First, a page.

Fiji will uphold a policing cooperation agreement with China after reviewing the deal, the country’s home affairs minister, Pio Tikoduadua, has confirmed, despite earlier concerns within the Pacific nation over the deal.

The controversial agreement was signed in 2011 when Fiji was under military rule. Under the deal, Fijian officers have been trained in China while Chinese police have been embedded in the Fijian force. Beijing has also provided hi-tech equipment including surveillance gear and drones.

The deal has been under review after Fiji’s prime minister, Sitiveni Rabuka, raised concerns last year over the countries’ differing values and judicial systems.

Tikoduadua said the review had been completed and Fiji would be sticking with Beijing.

“We are now back on the original police agreement [with China] – that has been restored, we had reviewed it for 12 months,” he said in an interview with the Guardian.

The agreement allows for co-operation in a range of areas including the exchange of intelligence, visits, training and the supply of equipment. For example, ahead of Fiji’s 2014 election, China provided vehicles, communications and surveillance equipment.

In the past, Chinese officers have been embedded in the Fiji police force. The home affairs minister said the two countries would decide how they implemented the agreement in the future – including any exchanges of personnel – but at present no Chinese officers were embedded in the force.

“There will only be Fijian officers training in China and no embedding of Chinese officers in the Fiji police force now,” Tikoduadua said.

Shortly after coming to power in December 2022, Rabuka told local media that he saw “no need” for the police agreement with China to continue. In June last year, prior to signing a defence agreement with New Zealand to strengthen military ties, Rabuka appeared to soften his position and said the agreement would be reviewed before any decision was made.

“We need to look at that again before we decide on whether we go backward or continue the way we have had in the past: cooperating with those that have similar democratic values and systems of legislation, law enforcement and so on,” Rabuka said at the time.

When asked by the Fiji Sun newspaper this week about the China policing deal, Rabuka said he had not received any updates from the home affairs minister in relation to the agreement.

A former senior officer in the Fiji police force has raised concerns with the method of training Fijian officers receive under the China deal, highlighting the differences in values and systems between the two countries.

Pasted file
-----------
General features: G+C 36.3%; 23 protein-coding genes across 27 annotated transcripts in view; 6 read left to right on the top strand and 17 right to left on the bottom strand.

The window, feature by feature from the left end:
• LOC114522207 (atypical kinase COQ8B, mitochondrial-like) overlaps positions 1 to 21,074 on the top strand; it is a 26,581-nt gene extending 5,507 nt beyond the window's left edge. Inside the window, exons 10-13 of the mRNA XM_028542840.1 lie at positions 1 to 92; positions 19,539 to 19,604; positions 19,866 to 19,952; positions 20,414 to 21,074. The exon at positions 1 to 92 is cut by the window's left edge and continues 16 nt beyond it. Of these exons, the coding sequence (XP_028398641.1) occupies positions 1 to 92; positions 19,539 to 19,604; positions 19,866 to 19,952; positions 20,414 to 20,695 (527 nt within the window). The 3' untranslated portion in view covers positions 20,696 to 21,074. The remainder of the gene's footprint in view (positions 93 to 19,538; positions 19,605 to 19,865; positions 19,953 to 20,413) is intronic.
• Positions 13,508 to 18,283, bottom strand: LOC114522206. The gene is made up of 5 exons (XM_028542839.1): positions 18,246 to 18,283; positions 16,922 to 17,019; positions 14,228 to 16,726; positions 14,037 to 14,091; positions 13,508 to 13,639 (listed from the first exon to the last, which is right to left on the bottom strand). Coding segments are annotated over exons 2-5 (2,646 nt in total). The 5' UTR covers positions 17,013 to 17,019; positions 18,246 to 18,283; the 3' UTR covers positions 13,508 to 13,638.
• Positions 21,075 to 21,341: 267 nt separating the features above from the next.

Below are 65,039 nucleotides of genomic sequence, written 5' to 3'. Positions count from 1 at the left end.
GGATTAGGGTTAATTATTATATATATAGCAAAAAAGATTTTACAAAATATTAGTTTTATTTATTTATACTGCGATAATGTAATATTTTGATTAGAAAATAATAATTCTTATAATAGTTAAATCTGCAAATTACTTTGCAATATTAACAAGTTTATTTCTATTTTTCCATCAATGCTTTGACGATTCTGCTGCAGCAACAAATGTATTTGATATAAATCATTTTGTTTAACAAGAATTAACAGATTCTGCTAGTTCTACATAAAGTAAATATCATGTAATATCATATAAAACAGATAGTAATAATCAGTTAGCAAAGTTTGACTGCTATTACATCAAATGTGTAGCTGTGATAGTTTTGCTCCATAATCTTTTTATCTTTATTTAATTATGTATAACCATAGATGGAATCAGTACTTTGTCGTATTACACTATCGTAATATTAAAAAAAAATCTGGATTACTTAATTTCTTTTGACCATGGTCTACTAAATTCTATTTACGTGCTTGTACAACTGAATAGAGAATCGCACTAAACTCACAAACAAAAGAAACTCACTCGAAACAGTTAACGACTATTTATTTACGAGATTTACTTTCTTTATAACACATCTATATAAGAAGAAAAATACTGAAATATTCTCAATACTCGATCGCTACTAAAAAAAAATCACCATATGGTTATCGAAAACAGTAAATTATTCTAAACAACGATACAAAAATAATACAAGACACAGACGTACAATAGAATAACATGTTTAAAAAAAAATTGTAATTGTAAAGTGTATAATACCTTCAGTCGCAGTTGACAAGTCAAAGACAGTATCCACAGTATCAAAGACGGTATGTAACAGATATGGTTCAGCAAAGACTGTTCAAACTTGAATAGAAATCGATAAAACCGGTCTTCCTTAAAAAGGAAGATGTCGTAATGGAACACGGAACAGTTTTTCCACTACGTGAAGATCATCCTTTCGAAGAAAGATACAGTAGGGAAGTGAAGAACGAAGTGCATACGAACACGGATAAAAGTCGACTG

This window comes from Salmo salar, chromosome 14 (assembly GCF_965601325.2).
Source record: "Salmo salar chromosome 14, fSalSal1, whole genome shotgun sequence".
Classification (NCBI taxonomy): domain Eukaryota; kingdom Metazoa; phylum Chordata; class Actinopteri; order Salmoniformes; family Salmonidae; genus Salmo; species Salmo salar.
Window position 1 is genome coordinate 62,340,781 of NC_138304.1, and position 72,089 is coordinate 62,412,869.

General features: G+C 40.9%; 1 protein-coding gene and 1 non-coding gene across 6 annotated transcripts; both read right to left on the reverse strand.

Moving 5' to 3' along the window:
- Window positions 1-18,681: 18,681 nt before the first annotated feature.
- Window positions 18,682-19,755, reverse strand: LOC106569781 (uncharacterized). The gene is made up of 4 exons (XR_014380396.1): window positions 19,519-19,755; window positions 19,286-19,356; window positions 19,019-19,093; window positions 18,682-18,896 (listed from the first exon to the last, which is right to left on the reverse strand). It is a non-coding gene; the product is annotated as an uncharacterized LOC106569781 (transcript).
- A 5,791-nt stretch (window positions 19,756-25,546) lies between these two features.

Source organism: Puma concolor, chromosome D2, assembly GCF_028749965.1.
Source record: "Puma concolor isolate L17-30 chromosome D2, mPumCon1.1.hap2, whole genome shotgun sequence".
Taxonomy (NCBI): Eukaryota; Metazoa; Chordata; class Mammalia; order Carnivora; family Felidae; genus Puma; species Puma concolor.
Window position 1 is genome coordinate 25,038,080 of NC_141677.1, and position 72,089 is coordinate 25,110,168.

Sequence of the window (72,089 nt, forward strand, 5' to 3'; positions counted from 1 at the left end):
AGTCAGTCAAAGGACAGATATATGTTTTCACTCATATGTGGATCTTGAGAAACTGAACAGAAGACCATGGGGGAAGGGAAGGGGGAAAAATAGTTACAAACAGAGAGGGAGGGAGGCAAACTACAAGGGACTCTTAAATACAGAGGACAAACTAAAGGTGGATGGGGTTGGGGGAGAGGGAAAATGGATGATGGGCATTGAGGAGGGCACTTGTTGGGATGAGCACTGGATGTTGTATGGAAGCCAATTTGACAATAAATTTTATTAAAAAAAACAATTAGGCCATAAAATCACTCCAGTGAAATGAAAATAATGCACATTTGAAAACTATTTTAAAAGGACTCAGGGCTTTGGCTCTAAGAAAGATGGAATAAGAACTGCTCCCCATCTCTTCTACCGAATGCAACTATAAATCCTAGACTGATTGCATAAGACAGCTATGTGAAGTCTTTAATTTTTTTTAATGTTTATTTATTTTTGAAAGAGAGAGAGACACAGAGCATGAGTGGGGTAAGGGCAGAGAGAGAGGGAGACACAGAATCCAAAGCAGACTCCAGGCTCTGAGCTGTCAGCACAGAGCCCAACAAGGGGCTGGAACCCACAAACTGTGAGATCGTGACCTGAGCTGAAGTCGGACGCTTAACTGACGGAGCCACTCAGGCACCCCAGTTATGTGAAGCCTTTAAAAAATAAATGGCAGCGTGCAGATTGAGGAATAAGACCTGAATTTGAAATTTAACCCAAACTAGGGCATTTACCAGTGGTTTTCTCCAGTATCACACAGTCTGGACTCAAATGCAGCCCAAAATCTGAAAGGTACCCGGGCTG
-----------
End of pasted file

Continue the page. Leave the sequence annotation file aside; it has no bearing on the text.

“Current service in the Fiji police force is not working out right now because we had copied Singaporean and Chinese kind of system, which is not relevant,” Tevita Ralulu, who worked as a senior investigative officer in Suva, told the Guardian last week.

“We are supposed to have our own culture of service and to modify a system to suit the culture of people living in Fiji, that’s why the training done in China really didn’t work,” Ralulu said.

The acting commissioner of police, Juki Fong Chew, said the Fiji police force was fortunate to benefit from various forms of assistance from regional and international partners.

“The assistance ranges from police-to-police exchange programs, technical support, study and training opportunities, capacity building initiatives, coordination and cooperation efforts based on operational needs,” he said.

Pacific nations rely on support from international partners – notably Australia and New Zealand – to help resource their police forces. China’s role in security and defence includes funding the construction of a new police training centre in Samoa in 2016 and funding police headquarters in the Cook Islands. Other assistance from Beijing includes suppling vehicles, riot equipment and uniforms to the Vanuatu police, and vehicles to Papua New Guinea.

Last year, China and Solomon Islands signed a deal on police cooperation as the nations continued to deepen ties, and after sealing a security pact in 2022 which caused alarm in the US and some Pacific neighbours including Australia. Also in 2022, China attempted to forge a regional security pact with Pacific nations but failed to secure support.